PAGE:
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Selecting an Insulin Program for Type 1 Diabetes

by Gary Scheiner, MS, CDE

For people with Type 1 diabetes, is there really anything more personal and significant in your life than your insulin program? In a way, your insulin program defines your lifestyle. It can either dictate your meal, sleep, and activity schedules, or it can set you up for successful control of your diabetes. Unfortunately, most people are given little choice or education on how to select the insulin program that best meets their needs. As a matter of fact, many people probably put more thought and effort into choosing a car — perhaps because they have a better idea of what they’re looking for.

So what should you look for in an insulin program, and how do you know if the one you’re following is really the best one for you? Read on for some tips on this important decision.

What’s in an insulin program?
Every insulin program for people with Type 1 diabetes should include a basal, or “background,” insulin. Basal insulin is necessary to cover the liver’s secretion of glucose throughout the day and night, which provides the cells with a continuous supply of glucose to burn for energy. Insufficient basal insulin at any time will result in a sharp rise in blood glucose level and can also lead to the buildup of ketones, acidic by-products of fat-burning that can accumulate in large amounts if no glucose is being burned simultaneously. If high blood glucose and ketones are not treated promptly, a life-threatening condition called diabetic ketoacidosis can develop.

Each person’s basal insulin requirements are unique, but typically they are higher during the early morning and lower in the middle of the day. This is due to the nighttime production of blood-sugar-raising hormones and to the enhanced insulin sensitivity that comes with daytime physical activity.

Basal insulin coverage can be supplied by a variety of insulins. Intermediate-acting insulin (NPH) is typically taken once or twice daily. NPH begins working within 1–3 hours, provides peak coverage about 4–8 hours after injection, and tapers off about 12–24 hours after the injection. The long-acting basal insulin analogs glargine (brand name Lantus) and detemir (Levemir) offer relatively peakless background insulin for approximately 24 hours; They are usually injected once a day. Insulin pumps deliver rapid-acting insulin in small pulses every few minutes for basal coverage; this output can be adjusted and fine-tuned to match the body’s fluctuating basal insulin needs.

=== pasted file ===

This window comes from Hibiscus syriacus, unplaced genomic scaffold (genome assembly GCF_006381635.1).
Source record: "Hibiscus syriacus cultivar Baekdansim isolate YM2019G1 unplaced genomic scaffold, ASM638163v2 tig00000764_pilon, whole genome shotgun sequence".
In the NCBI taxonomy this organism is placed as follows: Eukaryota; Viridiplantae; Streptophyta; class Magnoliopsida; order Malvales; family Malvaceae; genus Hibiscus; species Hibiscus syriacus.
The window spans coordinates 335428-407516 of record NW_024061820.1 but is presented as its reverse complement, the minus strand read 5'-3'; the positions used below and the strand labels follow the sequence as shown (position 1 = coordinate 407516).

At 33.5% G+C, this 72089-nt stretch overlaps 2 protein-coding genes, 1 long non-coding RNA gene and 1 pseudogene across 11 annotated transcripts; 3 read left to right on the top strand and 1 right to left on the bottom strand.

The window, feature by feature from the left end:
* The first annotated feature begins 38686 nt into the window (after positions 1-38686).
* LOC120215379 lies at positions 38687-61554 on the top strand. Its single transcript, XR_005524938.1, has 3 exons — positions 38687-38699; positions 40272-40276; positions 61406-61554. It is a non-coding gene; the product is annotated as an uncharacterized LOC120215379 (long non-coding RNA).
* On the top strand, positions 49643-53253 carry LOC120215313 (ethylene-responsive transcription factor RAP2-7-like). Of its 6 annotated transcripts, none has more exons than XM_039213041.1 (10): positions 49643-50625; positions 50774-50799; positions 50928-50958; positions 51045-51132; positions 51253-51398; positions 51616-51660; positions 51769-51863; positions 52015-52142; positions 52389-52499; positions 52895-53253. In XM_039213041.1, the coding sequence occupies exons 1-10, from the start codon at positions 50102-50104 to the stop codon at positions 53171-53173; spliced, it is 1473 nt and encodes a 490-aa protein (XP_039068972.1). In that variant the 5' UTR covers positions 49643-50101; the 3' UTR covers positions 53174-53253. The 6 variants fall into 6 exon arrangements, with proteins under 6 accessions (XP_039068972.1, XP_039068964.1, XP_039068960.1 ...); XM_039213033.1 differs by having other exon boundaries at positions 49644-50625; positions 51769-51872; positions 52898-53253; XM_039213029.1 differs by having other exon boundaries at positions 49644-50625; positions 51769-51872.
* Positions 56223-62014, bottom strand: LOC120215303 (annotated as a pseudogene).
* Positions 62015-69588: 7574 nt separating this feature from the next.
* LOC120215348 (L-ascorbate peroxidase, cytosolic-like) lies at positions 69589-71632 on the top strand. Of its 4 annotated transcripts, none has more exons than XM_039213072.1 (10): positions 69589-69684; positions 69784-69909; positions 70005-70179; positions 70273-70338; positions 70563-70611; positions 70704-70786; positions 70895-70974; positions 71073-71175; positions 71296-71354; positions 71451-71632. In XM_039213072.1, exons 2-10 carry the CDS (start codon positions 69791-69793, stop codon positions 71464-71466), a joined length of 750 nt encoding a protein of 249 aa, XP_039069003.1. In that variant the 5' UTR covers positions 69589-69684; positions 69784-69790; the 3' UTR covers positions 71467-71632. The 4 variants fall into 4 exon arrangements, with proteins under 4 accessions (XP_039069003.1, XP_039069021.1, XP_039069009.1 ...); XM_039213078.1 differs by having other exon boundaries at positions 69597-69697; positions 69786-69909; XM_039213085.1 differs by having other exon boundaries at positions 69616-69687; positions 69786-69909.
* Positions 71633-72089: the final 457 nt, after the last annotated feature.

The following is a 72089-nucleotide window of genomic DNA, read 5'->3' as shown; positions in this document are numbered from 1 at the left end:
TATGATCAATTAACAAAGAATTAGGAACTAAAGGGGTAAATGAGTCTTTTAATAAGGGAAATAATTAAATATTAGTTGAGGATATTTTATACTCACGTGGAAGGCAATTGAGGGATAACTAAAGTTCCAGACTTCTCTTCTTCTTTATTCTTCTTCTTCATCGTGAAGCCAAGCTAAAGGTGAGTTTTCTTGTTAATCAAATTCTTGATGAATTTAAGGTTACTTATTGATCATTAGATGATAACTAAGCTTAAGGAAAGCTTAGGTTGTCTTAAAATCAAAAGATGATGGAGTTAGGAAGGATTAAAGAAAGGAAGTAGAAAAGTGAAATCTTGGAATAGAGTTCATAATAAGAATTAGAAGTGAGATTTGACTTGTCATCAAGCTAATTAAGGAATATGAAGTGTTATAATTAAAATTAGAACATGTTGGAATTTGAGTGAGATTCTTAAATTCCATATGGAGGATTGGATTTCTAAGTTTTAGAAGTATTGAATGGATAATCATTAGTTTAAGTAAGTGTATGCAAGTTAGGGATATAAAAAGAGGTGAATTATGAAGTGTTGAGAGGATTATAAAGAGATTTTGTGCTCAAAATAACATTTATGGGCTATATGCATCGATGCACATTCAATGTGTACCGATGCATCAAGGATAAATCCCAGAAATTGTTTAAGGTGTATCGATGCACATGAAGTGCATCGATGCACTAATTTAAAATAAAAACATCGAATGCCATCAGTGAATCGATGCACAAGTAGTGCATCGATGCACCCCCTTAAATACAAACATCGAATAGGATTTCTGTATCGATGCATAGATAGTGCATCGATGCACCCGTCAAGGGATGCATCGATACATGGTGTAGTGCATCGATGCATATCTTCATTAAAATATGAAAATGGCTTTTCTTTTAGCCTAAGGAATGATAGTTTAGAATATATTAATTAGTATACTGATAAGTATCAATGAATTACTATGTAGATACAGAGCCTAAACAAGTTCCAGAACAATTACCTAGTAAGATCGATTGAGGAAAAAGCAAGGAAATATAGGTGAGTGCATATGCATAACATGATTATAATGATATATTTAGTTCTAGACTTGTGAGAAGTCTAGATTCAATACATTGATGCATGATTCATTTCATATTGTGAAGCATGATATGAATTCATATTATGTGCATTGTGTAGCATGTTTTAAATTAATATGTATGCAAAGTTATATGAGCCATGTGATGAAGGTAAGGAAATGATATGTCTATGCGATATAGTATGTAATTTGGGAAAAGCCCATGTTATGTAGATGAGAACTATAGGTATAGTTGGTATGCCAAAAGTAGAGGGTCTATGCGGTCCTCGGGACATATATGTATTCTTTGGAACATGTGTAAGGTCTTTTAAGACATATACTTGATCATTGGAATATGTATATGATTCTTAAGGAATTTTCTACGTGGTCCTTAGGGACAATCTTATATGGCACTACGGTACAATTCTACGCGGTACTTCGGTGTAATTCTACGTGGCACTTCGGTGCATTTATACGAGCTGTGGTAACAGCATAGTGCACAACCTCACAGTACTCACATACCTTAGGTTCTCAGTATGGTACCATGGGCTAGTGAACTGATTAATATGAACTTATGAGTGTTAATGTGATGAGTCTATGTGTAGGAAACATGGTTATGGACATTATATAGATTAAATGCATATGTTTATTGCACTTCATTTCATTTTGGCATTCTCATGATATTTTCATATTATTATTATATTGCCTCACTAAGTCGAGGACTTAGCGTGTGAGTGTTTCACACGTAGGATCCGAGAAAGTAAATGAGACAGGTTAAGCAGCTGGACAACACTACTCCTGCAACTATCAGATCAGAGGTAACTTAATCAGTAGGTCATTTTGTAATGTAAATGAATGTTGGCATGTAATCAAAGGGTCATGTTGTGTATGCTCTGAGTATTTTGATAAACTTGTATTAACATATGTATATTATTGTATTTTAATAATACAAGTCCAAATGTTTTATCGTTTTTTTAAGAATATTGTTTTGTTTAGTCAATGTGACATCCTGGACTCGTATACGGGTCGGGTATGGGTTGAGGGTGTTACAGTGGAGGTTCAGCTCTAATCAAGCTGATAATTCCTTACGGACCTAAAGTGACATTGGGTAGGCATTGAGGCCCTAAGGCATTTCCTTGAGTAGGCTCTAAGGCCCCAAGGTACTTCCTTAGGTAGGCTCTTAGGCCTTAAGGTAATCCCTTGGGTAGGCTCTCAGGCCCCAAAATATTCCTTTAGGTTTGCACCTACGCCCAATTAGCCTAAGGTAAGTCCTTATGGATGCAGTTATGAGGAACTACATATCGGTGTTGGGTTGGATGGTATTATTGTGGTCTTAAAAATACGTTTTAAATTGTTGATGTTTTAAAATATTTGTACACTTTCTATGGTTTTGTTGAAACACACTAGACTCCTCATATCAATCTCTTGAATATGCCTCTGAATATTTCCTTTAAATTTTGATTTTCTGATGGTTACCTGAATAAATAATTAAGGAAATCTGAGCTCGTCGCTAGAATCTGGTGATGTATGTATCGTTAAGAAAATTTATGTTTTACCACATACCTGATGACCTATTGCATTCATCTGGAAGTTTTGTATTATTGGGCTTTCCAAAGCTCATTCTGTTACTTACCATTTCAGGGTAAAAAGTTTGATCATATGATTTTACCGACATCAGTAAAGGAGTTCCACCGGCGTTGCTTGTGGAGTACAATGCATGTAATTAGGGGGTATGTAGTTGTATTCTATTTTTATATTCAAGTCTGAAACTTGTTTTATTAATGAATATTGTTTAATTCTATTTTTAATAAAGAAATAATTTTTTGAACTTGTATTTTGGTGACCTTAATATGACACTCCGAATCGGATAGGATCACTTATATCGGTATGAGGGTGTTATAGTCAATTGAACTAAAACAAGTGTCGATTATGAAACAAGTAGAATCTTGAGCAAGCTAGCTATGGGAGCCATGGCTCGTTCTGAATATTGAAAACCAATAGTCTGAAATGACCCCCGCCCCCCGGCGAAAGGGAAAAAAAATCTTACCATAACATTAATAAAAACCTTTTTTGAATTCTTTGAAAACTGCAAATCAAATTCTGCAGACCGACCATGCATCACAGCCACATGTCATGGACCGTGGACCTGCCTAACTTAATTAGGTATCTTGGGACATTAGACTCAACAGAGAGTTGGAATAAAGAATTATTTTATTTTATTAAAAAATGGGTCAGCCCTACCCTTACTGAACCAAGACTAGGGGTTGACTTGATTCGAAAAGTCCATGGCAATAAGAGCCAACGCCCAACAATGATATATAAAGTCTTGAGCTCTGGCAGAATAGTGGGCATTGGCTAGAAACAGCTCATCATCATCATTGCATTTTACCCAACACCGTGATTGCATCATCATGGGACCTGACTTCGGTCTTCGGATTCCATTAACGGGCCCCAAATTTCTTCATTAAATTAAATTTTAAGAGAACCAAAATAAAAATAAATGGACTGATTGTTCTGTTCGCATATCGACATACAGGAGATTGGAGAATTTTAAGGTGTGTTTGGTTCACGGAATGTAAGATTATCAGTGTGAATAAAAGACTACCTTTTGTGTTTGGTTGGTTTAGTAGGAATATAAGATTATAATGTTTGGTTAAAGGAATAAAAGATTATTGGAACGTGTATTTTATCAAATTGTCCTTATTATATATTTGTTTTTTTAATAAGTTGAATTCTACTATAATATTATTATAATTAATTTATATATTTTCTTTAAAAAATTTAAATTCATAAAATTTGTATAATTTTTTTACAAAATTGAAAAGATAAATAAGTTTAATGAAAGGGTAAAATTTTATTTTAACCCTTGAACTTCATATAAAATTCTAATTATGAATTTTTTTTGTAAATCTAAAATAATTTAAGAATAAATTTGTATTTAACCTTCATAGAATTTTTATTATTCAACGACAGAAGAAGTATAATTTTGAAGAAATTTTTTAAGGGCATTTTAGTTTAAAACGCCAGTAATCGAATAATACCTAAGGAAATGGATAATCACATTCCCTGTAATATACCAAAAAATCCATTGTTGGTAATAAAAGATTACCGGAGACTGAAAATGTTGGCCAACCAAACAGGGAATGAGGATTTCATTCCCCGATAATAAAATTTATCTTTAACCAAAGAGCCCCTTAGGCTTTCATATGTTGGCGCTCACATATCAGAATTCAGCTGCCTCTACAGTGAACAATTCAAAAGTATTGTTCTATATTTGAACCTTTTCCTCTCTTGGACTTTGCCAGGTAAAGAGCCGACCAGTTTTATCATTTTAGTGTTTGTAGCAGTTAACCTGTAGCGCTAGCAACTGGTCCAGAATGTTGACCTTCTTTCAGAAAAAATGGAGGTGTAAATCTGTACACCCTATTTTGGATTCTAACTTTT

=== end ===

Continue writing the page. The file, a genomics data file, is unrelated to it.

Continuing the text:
In addition to basal insulin, mealtime insulin “boluses” are needed to cover the rapid blood sugar rise that occurs after eating. Carbohydrate (sugars and starches) usually takes about 10–15 minutes to begin raising your blood sugar level, with a high point occurring about 30–90 minutes after eating, depending on the size and composition of the meal. Ideally, mealtime insulin doses should be timed so that the insulin’s peak activity occurs simultaneously with the peak blood sugar rise after the meal.

The rapid-acting insulin analogs aspart (NovoLog), glulisine (Apidra), and lispro (Humalog) begin acting within 5–15 minutes of injection and peak about 30–90 minutes after injection, making these convenient and effective mealtime insulins: They can be taken just prior to eating, and they clear rapidly from the bloodstream, reducing the risk of low blood glucose later on. Regular insulin, which is considered a short-acting insulin, peaks about 1–3 hours after injection and must be taken 30–60 minutes prior to the meal. Due to its relatively slow and inconsistent peak and long duration of action (it can last up to six hours), Regular can sometimes cause hypoglycemia several hours after a meal. However, Regular can sometimes be the preferred mealtime insulin — for instance, when an extra-large or high-fat meal is likely to raise blood glucose gradually over several hours.

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Also in this article:
Insulin Regimen Comparison



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